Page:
1. Hey, I have been looking for a microphone to do home recordings and this one sounds like the one for me, I was just wondering if I would need to buy a microphone stand to go with it?

    Thanks, from zoe

    1. Hi Zoe,

      Yes, you’d need to buy a stand. The mic comes with a shock mount clip, which is great. But yeah, with the exception of some USB mics these days, most mics don’t come with a stand. But you can usually get one for between $15 and $25 at your local music store. Hope that helps.

      Good luck!


  2. Thanks so much for this informative review! I’m looking at purchasing the Audio-Technica AT2035 Microphone. I noticed that the price was down to $115.00 with free shipping at B&H Photo Video after you “Click to see current price”. With that kind of deal, it’s a no brainier that’s the best mic to get.

    At first was thinking of getting the AT2020, but then I read the specs and saw the signal to noise ratio was about 8db higher than the AT2035. Since I am using a dbx 286s preamp compressor, I need a mic as quiet as possible for my live radio show on .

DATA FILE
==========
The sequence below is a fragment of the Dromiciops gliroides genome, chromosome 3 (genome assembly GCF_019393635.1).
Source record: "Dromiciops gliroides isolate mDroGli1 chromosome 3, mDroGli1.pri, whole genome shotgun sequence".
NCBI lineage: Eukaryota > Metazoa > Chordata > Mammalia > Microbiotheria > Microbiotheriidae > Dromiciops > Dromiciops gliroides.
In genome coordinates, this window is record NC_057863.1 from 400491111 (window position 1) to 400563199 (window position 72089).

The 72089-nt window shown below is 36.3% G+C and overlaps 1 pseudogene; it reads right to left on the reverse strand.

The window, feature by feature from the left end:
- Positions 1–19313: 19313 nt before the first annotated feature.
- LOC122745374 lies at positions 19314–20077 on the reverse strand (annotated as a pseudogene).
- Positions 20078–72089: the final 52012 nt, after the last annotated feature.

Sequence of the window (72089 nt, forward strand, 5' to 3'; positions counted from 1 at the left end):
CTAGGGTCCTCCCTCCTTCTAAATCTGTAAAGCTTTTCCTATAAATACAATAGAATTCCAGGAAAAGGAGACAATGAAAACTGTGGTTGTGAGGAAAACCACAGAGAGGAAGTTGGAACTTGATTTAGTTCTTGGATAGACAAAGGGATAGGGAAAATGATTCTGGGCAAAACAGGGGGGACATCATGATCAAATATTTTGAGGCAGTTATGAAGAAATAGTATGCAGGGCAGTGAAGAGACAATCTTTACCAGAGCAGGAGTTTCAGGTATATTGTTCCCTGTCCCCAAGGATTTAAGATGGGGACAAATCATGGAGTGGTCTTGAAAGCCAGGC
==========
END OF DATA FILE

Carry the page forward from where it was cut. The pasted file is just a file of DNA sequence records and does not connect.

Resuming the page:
One question comes to my mind about this mic. Would I need a pop filter for this since I will be speaking rather close into it? If so, which pop filter do you recommend?

    Thanks from Glenn at Radio Memories.

    1. Hi Glenn. glad the review was helpful. Yeah, that’s a terrific deal. And yes, the 2035 is a much better mic in multiple respects. As for the pop filter, yes, you definitely need one. Currently I use a metal mesh one but I’ve had problems with it resonating with loud vocals, so I recommend a fabric mesh one for sure. I have a couple of single screen (the most common type) ones, but more and more I’m wishing I had a double-screen filter so I’m going to order one in the next week or two, probably the Popless Voice Screens Dual Acoustic.

      Hope that helps. Thanks again for the comment!


  3. Which of the two switches on the microphone would you recommend for singing (low end or flat)? I’m having trouble with this mic because the sound of it doesn’t seem consistent.

    1. Carl,

      If the sound is not “consistent,” that is less likely a mic issue, and more likely an issue with varying mic placement (or your mouth in relation to the mic). Studio condensers are very sensitive, and if you are doing multiple “takes” of something that require you to move away from the mic and then back to it again, the slightest change in angle or distance or both can significantly change the tone and/or volume from the previous take. This is true for all studio condensers! So I’d say to make sure you measure your distance and how your face is angled (you can use a spoon, your fist, etc. for the distance) is the same each time first.